JG: “Great guy. No. I’m joking. Goodman Real Estate in five words or less. You know, I can’t do it in five words or less. Just Google my name and Triad Capital.”
Teresa Mosqueda has been working the levers of policy lobbying for workers’ rights and social safety net causes in the halls of Olympia and beyond for most of her career, and she thinks that kind of negotiating experience would make a difference at City Hall. Because of her position as a lobbyist and ties to big labor unions, Mosqueda has been cast as the pragmatic centrist in the race. Mosqueda sees solutions to many of Seattle’s problems — be it homelessness or development — in a public health approach, and has plans to push for more, cheaper child care facilities in Seattle. Mosqueda sees her election as adding diversity to the council as a renter; she would be the only councilmember to rent rather than own her home.
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On the relative flavors of “progressive”: “I have organized my whole life to make sure that people are actually having their voices heard in the halls where policy changes are being made. But I’ve also been on the streets from WTO in ’99 to — as I mentioned throughout the years — can you even count how many rallies we’ve been to this year? I can’t. But I know the importance of both being in the street and being in the halls where policy decisions are being made. I am an organizer at my core. I’m also proud to say that I will work with anyone that I’ve met with. I will meet with anybody, but the question is, how do we hold people accountable? How do we make sure that policy is based on our terms? And how do we make sure that policy is rooted in community needs? And you do that by organizing.”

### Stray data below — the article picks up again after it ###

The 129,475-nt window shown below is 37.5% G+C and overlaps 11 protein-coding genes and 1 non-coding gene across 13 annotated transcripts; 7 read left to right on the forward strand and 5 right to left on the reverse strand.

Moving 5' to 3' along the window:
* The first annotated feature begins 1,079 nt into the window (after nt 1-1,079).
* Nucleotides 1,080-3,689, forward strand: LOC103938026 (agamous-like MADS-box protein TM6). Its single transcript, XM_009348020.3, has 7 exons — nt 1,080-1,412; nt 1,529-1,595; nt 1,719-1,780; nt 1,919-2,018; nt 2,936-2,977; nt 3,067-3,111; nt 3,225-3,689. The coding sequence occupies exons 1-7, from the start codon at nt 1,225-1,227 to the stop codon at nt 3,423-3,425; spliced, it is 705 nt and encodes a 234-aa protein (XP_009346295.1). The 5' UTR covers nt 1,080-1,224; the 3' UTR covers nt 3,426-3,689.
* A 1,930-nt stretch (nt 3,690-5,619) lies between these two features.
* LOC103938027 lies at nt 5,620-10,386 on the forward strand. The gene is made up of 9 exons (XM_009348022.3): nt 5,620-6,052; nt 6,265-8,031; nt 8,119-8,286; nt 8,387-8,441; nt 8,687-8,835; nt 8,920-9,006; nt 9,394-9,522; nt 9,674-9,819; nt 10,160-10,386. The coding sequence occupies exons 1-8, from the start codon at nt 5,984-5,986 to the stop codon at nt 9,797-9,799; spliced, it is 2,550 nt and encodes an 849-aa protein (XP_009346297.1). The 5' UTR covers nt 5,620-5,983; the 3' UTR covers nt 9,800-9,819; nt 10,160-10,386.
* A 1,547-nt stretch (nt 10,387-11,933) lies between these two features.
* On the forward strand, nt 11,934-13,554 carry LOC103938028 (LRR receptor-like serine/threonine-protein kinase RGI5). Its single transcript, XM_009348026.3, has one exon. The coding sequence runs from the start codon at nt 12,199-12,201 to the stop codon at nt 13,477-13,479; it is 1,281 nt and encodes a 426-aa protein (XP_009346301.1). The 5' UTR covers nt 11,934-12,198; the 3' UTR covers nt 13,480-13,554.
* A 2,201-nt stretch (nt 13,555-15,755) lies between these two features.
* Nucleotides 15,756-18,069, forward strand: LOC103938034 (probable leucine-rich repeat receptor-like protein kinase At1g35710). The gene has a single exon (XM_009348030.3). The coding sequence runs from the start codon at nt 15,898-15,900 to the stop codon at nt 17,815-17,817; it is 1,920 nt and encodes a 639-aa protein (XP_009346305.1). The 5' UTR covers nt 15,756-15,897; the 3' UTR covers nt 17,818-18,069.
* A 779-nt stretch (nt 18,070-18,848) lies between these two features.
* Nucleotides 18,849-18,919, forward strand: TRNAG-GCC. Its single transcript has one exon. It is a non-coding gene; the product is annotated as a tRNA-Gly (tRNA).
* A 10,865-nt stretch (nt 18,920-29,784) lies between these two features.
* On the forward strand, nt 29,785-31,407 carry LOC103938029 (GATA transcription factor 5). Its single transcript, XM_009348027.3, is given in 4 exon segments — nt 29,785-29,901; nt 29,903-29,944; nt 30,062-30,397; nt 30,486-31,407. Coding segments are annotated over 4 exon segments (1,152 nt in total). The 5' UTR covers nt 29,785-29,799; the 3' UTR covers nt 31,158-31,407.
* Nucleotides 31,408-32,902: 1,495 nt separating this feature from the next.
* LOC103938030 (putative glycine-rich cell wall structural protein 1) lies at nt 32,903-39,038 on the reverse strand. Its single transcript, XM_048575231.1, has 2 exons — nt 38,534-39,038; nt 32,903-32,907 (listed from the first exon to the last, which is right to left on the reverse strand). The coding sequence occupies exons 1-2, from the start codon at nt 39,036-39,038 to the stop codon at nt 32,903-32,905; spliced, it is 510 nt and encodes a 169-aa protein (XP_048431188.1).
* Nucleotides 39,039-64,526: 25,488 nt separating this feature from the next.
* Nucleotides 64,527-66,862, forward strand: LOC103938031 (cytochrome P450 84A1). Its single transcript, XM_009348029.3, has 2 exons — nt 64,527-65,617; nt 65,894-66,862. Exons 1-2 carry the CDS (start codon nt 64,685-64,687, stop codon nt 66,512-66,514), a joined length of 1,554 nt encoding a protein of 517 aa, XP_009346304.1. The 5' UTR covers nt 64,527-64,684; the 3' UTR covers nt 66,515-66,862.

If necessary, what would you cut from the city budget?: “I don’t think that there’s a lot that I would cut. I think that we need to do more to get more revenue into the city.”
On police contract negotiations: “So what I’d like to see, and I mentioned this to The Stranger and I said it in public forums, is in addition to the [Community Policy Commission] recommendations that have been passed, which call for the CPC individuals to be there, an inspector general to be there, the Office of Police Accountability to be there in the room during negotiations. I would like us to see community members at the table, being part of the negotiation process.”
On electing another cis, white male on the City Council: “I don’t think I’m in a position to tell anybody to step back, and I’ve said to him and others who’ve asked, that that’s his decision to think of. What I’d like to see is more folks who have lived experience in our community sitting in positions to make the ultimate vote, because for so long I’ve been an advocate on the outside, lobbying city hall, lobbying in the halls of Olympia, making sure people with lived experiences are represented as we testify, as we ask people to vote the right way, and I think that it’s important that more of the folks who are making the ask see themselves on council.”
On working on politics from the inside: “So I’m there to make sure that after the cameras are gone, after the ink is dry, that policies work. So I think that helps me on City Council. Knowing what it’s like to craft the policy rooted in community needs, know how to navigate the system to get it passed, so that you get a majority that votes, and to make sure that it actually works and that we’re fulfilling our promises. A lot of people are distrustful of government for good reasons. People tell them that they’re gonna do something, they pass it, and then it doesn’t actually work. Look at what’s going on with health care right now.
“And so to try to make sure that we’re actually filling our promises is what I’ve done after passing good policy in the past.”
Best quote: “I looked to try to buy three years ago and I was like, eh, I can’t do this, I’m gonna have to save some money. And two years ago we started looking again, and I’m like, there’s no way.
“A year ago we were like, we lost our opportunity. And your ability to own in this city should not be left up to luck: luck of the market, or the harshness of capitalism, and the ebb and flow of housing prices.
“Your ability to own a house or own your first place in the city should be based on whether or not the city is building enough housing, and right now we’re not.”
Election 2017: Seattle Mayor
Election 2017: City Attorney
Editor's Corner: Covering the 2017 election
Wait, there's more. Check out articles in the full October 25 issue.